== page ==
Truck Driver Burnout And What You Can Do About It
Truck driver burnout happens more often that you think. And, it’s more than just a lack of focus while on the road. Burnout can encompass physical and mental exhaustion, anger and bitterness over the job, and doubting your capabilities as a good driver. That’s a lot for any driver to deal with. And, there’s no doubt that burnout can often be responsible for driver turnover.
So, what can carriers and managers do to help their drivers?
For The Manager: Solutions To Help Mitigate Truck Driver Burnout
More often than not, burnout is something that builds up over time rather than a phenomenon that happens overnight. We believe it’s extremely important to train your managers on how to identify the early signs and symptoms of burnout. The most obvious ones are constant, negative remarks about the job, and a general reluctance to do assignments.
There’s no one quick and easy fix, but there are several critical things carriers can do to help their drivers. The most apparent solution is to ensure your drivers have the resources, training, and time to actually do their job properly. If they don’t know how to do something or are struggling with their work, provide them with additional training. If they feel constantly rushed to get a job done, build in a little extra time for each assignment.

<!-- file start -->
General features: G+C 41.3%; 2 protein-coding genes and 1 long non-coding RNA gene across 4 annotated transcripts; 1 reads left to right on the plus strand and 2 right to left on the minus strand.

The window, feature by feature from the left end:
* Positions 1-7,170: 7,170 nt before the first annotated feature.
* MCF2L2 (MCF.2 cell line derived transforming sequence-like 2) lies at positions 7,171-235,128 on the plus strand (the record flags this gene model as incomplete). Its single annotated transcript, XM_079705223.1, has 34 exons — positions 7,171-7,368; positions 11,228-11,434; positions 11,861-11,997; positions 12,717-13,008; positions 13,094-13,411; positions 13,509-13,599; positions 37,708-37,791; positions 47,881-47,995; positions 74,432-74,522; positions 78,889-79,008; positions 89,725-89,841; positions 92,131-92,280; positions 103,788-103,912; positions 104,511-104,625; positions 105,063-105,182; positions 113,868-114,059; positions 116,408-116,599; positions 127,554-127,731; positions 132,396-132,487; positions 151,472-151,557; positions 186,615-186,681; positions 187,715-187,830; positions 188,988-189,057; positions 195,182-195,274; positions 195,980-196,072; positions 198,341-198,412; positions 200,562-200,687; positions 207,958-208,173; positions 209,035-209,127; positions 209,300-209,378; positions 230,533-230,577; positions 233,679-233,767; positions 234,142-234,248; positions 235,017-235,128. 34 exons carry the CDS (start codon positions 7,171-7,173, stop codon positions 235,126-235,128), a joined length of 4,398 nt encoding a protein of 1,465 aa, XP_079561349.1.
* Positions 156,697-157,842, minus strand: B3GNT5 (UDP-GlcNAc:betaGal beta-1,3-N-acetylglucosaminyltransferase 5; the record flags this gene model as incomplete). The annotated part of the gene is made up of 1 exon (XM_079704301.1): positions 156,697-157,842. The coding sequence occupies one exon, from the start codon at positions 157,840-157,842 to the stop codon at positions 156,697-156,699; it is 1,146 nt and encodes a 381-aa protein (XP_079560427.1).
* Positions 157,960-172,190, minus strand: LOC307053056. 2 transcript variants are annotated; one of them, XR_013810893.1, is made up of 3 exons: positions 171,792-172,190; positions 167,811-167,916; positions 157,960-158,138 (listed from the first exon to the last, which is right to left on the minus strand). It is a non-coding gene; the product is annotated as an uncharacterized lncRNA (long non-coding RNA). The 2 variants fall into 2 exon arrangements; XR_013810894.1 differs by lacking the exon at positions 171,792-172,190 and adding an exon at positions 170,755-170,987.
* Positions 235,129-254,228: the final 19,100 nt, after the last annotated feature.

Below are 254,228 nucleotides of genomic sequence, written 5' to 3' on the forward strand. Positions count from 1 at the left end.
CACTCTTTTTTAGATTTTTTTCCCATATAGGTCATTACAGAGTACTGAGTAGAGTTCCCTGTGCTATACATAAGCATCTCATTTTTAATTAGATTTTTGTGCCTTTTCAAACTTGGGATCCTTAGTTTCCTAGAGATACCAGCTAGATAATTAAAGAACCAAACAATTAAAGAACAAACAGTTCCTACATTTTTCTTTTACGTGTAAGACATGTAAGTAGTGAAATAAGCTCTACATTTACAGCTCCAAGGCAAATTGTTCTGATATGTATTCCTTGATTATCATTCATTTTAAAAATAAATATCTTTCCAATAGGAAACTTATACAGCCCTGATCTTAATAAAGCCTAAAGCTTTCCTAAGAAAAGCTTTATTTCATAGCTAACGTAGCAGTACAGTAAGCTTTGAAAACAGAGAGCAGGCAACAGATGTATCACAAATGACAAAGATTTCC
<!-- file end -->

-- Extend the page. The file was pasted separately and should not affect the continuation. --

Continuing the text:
Reach out to your drivers. Have monthly or weekly check-ins and encourage your drivers to talk to you if they need anything. Drivers are alone most of the day so showing them your support can make a massive difference in overall morale and outlook.
For The Driver: Taking Care Of Yourself
Take regular holidays and vacations. Stop worrying that you can’t afford to take the time off when, in fact, you can’t afford NOT to take the time away from long hours, days, and weeks on the road. The road will always be there. Your mental health and sanity may not.
Add predictability to your work by getting onto a more regular schedule. Why? Because, a more regular work schedule means more regular sleep patterns. You’re not helping anyone — not yourself and not those who share the road with you — if you’re falling asleep at the wheel or if your reaction time and focus is compromised due to exhaustion.
For more information about truck driver health and wellness be sure to check out this blog post: Truck Driver Ergonomics: Best Practices and Tips
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